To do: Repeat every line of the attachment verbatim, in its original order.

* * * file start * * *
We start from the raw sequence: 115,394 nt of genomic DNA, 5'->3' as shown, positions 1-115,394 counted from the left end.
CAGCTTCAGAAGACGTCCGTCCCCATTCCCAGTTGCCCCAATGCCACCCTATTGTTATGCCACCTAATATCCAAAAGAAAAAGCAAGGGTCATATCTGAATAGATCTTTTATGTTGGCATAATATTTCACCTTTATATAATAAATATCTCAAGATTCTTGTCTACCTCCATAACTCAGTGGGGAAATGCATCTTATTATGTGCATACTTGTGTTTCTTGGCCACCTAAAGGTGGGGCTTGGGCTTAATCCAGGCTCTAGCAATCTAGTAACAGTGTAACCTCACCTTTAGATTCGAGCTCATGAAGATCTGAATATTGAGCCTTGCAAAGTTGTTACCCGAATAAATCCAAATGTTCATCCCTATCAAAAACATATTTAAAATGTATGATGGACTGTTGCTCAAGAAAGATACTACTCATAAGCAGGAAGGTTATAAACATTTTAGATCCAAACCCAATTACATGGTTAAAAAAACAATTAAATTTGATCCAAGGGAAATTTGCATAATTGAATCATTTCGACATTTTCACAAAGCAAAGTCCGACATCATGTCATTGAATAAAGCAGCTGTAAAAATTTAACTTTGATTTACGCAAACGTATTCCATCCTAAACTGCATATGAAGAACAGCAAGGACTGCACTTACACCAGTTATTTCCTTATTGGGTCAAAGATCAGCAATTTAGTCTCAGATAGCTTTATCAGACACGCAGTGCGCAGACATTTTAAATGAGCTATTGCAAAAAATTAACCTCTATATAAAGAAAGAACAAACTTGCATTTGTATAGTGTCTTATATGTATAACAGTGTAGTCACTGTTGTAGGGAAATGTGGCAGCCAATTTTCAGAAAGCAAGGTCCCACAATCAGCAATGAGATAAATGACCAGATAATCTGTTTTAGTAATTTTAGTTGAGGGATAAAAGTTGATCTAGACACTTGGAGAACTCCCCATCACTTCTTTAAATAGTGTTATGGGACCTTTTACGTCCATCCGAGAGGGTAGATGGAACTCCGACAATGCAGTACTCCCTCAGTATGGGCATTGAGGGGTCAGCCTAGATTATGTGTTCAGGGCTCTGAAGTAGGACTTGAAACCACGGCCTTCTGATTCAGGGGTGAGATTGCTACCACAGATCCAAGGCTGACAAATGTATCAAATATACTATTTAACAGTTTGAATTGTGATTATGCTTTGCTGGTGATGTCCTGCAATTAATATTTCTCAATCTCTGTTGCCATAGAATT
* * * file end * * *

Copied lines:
We start from the raw sequence: 115,394 nt of genomic DNA, 5'->3' as shown, positions 1-115,394 counted from the left end.
CAGCTTCAGAAGACGTCCGTCCCCATTCCCAGTTGCCCCAATGCCACCCTATTGTTATGCCACCTAATATCCAAAAGAAAAAGCAAGGGTCATATCTGAATAGATCTTTTATGTTGGCATAATATTTCACCTTTATATAATAAATATCTCAAGATTCTTGTCTACCTCCATAACTCAGTGGGGAAATGCATCTTATTATGTGCATACTTGTGTTTCTTGGCCACCTAAAGGTGGGGCTTGGGCTTAATCCAGGCTCTAGCAATCTAGTAACAGTGTAACCTCACCTTTAGATTCGAGCTCATGAAGATCTGAATATTGAGCCTTGCAAAGTTGTTACCCGAATAAATCCAAATGTTCATCCCTATCAAAAACATATTTAAAATGTATGATGGACTGTTGCTCAAGAAAGATACTACTCATAAGCAGGAAGGTTATAAACATTTTAGATCCAAACCCAATTACATGGTTAAAAAAACAATTAAATTTGATCCAAGGGAAATTTGCATAATTGAATCATTTCGACATTTTCACAAAGCAAAGTCCGACATCATGTCATTGAATAAAGCAGCTGTAAAAATTTAACTTTGATTTACGCAAACGTATTCCATCCTAAACTGCATATGAAGAACAGCAAGGACTGCACTTACACCAGTTATTTCCTTATTGGGTCAAAGATCAGCAATTTAGTCTCAGATAGCTTTATCAGACACGCAGTGCGCAGACATTTTAAATGAGCTATTGCAAAAAATTAACCTCTATATAAAGAAAGAACAAACTTGCATTTGTATAGTGTCTTATATGTATAACAGTGTAGTCACTGTTGTAGGGAAATGTGGCAGCCAATTTTCAGAAAGCAAGGTCCCACAATCAGCAATGAGATAAATGACCAGATAATCTGTTTTAGTAATTTTAGTTGAGGGATAAAAGTTGATCTAGACACTTGGAGAACTCCCCATCACTTCTTTAAATAGTGTTATGGGACCTTTTACGTCCATCCGAGAGGGTAGATGGAACTCCGACAATGCAGTACTCCCTCAGTATGGGCATTGAGGGGTCAGCCTAGATTATGTGTTCAGGGCTCTGAAGTAGGACTTGAAACCACGGCCTTCTGATTCAGGGGTGAGATTGCTACCACAGATCCAAGGCTGACAAATGTATCAAATATACTATTTAACAGTTTGAATTGTGATTATGCTTTGCTGGTGATGTCCTGCAATTAATATTTCTCAATCTCTGTTGCCATAGAATT